by Timothy Oleson Monday, June 1, 2015
From Antarctica to the Arctic; from polar caps, permafrost and glaciers to ocean-rafted sea ice; and from burly bears to cold-loving microbes, fascinating science is found in every nook and crevasse of Earth’s cryosphere, and new findings are announced often. Here are a few of the latest updates.
The extent of Arctic sea ice this past winter maxed out on Feb. 25, 2015, at 14.54 million square kilometers, marking a new record low since satellite records began, according to the National Snow and Ice Data Center (NSIDC). This year’s maximum extent fell short of the previous record low of 14.67 million square kilometers, set in 2011, and was 7 percent below the 1981-to-2010 average. The NSIDC suggested that one contributor to the low sea-ice extent was “an unusual configuration of the jet stream [in February], leading to warm conditions over the Pacific side of the Arctic that maintained low sea-ice extent in the Bering Sea and the Sea of Okhotsk.”
If you’ve ever seen icebergs calving into the sea, you’ve likely heard the deep rumbling and piercing crackles emitted during these impThese sounds are also picked up underwater by hydroacoustic sensors, which, according to a new study, can tell the type of calving event based on the sorts of sounds it makes. Scientists led by <a higf.edu.pl/oskar-glowacki.php">Oskar Glowacki of the Polish Academy of Sciences in Warsaw studied icebergs calving into Hornsund Fjord from Hans Glacier on the Norwegian island of Svalbard in 2013, filming the events above the water and recording the submarine sounds they produced with a hydrophone. From the acoustic data, they could distinguish three types of calving: the most common, in which blocks of ice broke from the glacier and fell directly into the water; those in which blocks scraped along the glacier’s leading edge before hitting the water; and events in which a block broke from the submerged portion of the glacier and rose to the water surface. The results demonstrate the usefulness of hydroacoustic methods in monitoring the timing, scale and mode of iceberg calving — particularly where continuous vns are impractical — the researchers noted in Geophysical Research Letters. This is important for quantifying both mass loss from glaciers and the hazard for seafaring humans. Video of some of the observed calving events can be seen here: http://bit.ly/19nSLKD.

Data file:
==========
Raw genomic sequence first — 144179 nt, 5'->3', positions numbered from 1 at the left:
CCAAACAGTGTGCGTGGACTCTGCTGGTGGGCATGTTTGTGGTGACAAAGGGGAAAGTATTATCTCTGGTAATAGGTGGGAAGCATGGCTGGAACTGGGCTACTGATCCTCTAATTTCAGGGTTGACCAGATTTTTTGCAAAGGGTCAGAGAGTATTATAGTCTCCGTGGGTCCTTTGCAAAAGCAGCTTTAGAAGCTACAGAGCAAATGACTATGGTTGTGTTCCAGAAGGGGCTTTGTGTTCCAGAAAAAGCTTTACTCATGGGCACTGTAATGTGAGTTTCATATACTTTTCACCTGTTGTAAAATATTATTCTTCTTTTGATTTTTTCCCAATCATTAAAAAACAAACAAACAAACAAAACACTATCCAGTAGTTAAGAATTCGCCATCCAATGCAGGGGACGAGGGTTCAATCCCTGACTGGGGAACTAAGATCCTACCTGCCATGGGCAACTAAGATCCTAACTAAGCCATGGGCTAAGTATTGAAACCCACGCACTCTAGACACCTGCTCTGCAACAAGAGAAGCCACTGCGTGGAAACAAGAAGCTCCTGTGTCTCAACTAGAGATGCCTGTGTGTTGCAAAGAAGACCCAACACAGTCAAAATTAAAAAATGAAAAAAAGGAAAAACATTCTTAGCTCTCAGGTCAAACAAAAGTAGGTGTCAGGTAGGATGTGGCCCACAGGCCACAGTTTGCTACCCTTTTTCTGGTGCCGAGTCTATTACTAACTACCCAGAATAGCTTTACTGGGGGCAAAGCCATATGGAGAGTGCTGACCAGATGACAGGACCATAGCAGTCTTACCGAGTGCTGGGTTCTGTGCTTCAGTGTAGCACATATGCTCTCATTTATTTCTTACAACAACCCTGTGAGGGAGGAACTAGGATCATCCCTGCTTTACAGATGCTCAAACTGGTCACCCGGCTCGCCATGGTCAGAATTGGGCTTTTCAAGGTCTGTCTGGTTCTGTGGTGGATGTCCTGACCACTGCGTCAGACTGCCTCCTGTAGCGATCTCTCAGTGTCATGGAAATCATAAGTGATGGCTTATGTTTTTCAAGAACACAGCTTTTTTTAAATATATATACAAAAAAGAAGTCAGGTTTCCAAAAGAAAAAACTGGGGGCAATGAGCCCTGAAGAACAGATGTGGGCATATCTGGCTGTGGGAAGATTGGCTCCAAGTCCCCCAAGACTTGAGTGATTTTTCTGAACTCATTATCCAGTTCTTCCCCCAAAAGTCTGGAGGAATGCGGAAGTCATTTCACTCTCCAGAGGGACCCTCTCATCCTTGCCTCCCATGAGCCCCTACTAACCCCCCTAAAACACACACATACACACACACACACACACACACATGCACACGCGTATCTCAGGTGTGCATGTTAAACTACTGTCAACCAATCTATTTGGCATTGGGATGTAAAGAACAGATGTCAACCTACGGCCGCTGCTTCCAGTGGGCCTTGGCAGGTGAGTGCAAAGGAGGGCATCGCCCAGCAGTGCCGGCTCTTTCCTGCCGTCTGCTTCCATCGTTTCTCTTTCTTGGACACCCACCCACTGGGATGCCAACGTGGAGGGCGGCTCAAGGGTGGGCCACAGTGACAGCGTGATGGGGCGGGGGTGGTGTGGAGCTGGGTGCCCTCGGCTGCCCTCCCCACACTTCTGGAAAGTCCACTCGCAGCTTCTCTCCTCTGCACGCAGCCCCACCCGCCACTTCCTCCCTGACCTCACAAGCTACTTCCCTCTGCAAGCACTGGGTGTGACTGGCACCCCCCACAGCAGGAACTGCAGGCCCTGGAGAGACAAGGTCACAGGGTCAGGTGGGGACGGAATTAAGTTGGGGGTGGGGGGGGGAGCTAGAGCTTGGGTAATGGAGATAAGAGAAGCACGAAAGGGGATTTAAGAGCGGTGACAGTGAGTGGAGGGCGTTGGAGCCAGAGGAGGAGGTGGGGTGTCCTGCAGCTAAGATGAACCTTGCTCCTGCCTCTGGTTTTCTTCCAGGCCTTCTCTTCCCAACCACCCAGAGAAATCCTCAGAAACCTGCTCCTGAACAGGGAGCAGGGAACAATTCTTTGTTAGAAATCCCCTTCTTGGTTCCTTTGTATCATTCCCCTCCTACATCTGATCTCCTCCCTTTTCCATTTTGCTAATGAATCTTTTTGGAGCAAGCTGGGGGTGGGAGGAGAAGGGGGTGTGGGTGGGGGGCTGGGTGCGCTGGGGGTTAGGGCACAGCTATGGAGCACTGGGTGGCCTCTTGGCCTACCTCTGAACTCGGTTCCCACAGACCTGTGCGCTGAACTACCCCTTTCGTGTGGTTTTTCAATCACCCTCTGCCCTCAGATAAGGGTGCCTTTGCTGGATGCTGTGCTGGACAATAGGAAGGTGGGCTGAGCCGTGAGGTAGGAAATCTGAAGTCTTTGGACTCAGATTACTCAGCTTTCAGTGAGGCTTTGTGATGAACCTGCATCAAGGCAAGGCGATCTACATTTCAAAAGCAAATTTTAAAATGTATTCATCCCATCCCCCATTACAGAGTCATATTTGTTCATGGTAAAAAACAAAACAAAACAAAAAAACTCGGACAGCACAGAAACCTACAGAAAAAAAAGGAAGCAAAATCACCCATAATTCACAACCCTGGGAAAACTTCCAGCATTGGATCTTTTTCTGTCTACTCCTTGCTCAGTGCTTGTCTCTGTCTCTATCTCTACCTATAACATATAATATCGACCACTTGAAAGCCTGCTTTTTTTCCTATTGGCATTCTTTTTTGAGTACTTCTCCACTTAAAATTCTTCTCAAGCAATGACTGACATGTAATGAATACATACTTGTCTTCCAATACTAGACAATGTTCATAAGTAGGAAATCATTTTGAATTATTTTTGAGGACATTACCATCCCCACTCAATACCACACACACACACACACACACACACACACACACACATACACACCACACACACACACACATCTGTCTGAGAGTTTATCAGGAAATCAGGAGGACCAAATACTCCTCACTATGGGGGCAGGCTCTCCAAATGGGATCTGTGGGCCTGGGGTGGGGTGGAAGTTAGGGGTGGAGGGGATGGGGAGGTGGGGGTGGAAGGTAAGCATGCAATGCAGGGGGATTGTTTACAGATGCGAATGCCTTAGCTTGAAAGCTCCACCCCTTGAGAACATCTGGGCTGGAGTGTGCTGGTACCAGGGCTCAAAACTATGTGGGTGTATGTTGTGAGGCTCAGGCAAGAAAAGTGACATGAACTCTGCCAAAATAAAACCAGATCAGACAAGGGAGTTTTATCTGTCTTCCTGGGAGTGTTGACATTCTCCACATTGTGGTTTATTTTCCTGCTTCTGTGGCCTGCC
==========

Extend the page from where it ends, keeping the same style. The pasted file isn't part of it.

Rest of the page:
In a similar study also published in Geophysical Research Letters, a team captured the full range of submarine sounds in glaciated fjords in Alaska and Antarctica. Erin Pettit of the University of Alaska at Fairbanks and her colleagues reported that such fjords appear to be the noisiest places in the ocean, with the average thrum exceeding noise levels produced by surface weather, the movements and communication of sealife, and even human-generated sources like ships and sonar. Although iceberg calving contributes occasional loud bursts to the noisy fjords, the main source is the constant gurgling of ice-entrapped air bubbles as they’re released from melting glaciers and icebergs. As melting rates change, noise levels will also change, the researchers suggested, possibly impacting the behavior of marine life. Listen to audio recordings from fjords in Alaska and Antarctica here: http://bit.ly/191fo7Y.
If the Greenland Ice Sheet were to melt entirely, the enormous volume of liberated freshwater would lead to about 7 meters of global sea-level rise. In addition, the glacial runoff could dramatically influence Northern Hemisphere climate because of its effect on the Atlantic Meridional Overturning Circulation (AMOC), a major component in global ocean circulation. But, even without considering all that freshwater, new research confirms that the disappearance of the ice sheet — a formidable feature about 2.5 times the size of Texas and with a maximum elevation of 3.2 kilometers — would substantially affect climate due to the drastic changes in the island’s topography. Running a high-resolution climate model in which the surface of the ice sheet was replaced by Greenland’s bedrock topography, Paolo Davini of the Institute of Atmospheric Sciences and Climate in Turin, Italy, and colleagues found that wind patterns and heat transport over the North Atlantic shifted significantly in response to the missing ice sheet. Through a domino effect, the changing winds impacted regional ocean circulation and salinity, and induced a 12-percent slowdown of the AMOC, the team reported in Geophysical Research Letters.
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